The IRS is facing a shutdown due to the Federal Governments inaction on a continuing resolution which would keep government agencies functioning. The National Association of Enrolled Agents, an organization representing approximately 52,000 tax professionals nationwide, released the following statement on their Facebook page today:

“We had a rather lengthy piece in Friday’s E@lert, which links to IRS’ shutdown plans (I’ve attached them here for those of you who need the excruciating detail). At noon PST, it looks fairly likely that IRS will have to use the plan.

Here’s IRS’ explanation on how it will operate: “This Plan is developed for implementation during a lapse in annual appropriations to comply with the requirements of the Anti-Deficiency Act, 31 U.S.C. §§ 1341 and 1342. The Act prohibits agencies from obligating funds exceeding, or in advance of, appropriations and from employing personnel during a lapse in appropriations except to protect life or property.”

The high level question is how will tomorrow at IRS look?

Well, it will look much like one of the fulough days from earlier this year: only employees deemed essential (by the definition of the Antideficiency Act, which governs non-appropriated federal operations) will report for work tomorrow.

Only nine percent of IRS employees will report for work. Only a handful in examination, a hundred or so in collection (probably largely to prevent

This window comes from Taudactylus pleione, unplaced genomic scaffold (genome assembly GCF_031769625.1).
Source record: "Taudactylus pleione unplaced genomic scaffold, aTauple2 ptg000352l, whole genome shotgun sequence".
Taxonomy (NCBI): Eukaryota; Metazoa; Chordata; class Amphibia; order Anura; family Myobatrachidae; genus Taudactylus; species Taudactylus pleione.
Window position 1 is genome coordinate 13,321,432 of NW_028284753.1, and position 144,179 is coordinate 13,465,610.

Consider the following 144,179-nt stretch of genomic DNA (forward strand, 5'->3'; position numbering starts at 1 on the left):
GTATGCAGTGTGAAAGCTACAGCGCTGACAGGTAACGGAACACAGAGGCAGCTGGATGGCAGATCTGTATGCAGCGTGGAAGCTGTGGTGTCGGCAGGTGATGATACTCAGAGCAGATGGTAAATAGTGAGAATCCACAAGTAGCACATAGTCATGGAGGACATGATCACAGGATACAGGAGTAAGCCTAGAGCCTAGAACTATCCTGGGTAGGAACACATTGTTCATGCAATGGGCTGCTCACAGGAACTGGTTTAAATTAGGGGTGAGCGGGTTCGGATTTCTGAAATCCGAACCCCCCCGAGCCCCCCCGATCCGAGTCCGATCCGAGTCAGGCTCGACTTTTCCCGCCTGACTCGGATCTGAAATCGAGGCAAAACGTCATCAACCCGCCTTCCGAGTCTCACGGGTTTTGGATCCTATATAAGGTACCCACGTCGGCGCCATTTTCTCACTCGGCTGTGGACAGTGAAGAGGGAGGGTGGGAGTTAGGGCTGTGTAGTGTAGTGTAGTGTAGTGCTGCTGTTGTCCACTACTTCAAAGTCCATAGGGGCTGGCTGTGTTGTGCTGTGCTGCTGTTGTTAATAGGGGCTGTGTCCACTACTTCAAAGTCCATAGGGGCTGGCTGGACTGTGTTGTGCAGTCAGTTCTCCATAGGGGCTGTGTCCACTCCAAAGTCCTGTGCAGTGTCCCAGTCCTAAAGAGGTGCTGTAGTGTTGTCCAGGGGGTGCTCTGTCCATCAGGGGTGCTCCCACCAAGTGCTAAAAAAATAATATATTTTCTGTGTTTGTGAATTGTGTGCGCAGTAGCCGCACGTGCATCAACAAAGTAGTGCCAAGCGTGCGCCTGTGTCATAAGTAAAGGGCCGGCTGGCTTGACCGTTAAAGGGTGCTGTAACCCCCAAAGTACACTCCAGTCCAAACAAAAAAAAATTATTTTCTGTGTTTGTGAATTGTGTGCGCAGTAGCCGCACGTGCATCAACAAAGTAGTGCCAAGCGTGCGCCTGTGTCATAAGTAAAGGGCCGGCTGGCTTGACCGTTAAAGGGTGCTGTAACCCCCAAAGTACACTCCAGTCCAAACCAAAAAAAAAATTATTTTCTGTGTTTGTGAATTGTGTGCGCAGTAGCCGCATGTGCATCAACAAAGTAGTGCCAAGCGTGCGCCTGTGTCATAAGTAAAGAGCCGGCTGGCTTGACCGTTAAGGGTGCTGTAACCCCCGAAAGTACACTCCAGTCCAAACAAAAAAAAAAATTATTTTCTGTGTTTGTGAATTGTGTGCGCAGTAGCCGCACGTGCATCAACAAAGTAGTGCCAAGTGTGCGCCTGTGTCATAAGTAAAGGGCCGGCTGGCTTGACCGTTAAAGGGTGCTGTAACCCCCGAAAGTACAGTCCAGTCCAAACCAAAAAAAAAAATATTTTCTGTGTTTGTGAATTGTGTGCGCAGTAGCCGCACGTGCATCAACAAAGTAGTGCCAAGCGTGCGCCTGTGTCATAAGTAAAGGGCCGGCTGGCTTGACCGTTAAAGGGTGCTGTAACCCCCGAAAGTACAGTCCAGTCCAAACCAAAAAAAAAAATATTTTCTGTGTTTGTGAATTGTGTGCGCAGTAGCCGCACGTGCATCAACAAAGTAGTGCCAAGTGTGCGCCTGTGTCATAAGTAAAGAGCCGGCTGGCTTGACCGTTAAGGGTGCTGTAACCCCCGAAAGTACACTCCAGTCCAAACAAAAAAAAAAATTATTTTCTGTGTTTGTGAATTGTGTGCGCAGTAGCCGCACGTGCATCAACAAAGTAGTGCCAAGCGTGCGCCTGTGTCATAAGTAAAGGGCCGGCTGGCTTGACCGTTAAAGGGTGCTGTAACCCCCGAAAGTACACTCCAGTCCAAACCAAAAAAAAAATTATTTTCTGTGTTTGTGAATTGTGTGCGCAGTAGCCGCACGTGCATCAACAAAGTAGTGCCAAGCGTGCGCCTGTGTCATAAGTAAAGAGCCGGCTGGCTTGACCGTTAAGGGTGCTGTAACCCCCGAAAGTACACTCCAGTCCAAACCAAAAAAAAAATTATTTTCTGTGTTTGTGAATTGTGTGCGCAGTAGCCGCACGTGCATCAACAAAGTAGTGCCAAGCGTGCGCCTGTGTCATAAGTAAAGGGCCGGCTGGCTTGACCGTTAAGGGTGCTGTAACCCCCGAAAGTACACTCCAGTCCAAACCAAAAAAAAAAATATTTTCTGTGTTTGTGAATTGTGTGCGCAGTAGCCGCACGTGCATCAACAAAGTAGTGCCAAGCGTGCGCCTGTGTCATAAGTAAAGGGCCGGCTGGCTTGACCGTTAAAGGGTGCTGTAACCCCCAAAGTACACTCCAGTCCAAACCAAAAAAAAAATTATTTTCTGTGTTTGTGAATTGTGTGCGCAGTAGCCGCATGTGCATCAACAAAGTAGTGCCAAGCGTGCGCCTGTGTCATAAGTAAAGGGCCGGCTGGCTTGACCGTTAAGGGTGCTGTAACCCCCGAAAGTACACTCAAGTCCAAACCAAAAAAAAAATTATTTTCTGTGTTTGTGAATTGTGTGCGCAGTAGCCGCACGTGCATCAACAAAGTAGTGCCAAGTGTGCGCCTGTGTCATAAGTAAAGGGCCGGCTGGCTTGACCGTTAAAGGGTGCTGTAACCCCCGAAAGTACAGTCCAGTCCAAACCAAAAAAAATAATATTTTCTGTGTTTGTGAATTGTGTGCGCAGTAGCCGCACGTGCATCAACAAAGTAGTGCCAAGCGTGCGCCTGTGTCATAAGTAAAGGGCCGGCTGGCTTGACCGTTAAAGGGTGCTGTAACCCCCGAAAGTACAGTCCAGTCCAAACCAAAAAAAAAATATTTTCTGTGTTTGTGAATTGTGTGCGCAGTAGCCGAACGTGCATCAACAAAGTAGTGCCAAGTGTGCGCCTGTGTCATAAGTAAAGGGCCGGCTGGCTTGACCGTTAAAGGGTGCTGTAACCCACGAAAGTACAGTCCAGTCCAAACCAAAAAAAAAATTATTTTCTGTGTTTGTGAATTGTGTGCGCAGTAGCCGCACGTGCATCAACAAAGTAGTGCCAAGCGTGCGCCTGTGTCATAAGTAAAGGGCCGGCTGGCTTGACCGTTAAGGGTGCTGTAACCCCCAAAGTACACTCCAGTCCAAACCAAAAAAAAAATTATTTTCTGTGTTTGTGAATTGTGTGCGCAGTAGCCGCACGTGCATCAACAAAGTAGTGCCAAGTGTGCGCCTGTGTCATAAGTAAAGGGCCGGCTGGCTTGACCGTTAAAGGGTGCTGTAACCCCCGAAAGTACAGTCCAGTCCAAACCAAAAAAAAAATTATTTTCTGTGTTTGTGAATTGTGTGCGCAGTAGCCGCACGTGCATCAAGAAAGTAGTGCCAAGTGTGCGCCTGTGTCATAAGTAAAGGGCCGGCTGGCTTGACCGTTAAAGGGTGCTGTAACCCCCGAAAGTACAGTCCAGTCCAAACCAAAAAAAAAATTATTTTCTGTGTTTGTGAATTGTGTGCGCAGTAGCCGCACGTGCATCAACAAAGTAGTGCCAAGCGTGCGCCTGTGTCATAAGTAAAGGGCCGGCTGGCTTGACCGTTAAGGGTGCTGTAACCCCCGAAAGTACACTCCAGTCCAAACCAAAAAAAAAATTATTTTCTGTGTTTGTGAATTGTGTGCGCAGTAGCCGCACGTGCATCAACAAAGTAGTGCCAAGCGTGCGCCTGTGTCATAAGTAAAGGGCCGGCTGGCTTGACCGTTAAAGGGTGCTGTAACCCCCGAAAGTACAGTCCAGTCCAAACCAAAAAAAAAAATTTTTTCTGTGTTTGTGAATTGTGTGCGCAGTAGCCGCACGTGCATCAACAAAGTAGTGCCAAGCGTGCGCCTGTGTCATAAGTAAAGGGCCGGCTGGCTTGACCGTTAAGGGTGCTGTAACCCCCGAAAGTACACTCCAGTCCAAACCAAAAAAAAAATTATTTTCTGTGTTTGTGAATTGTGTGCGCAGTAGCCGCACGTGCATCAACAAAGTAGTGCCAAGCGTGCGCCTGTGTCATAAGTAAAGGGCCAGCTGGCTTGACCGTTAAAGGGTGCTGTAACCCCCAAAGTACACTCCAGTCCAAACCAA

[collection statute of limitation] troubles). Customer service will be closed, but electronically filed returns should process though we should expect delay. Paper returns should be set aside to process later, though attached payments should be remitted.

You’ll see lots of details in the shutdown plan, which goes into great depth and we’ll continue to keep you posted as we hear any news worth sharing…”

Aaron’s Take: The effect that even a few days of shut down has on the ‘business’ of the IRS will last weeks.  The IRS is already dealing with backlogs and customer service issues.  The IRS will face the wrath of the public due to improper levies and liens without having anyone who can actually correct these issues.  The employees of the IRS do not deserve this, and the taxpaying public does not deserve this. 

edit (10/1/13) – Details on how the shutdown affects the IRS can be found in this Journal of Accountancy Article.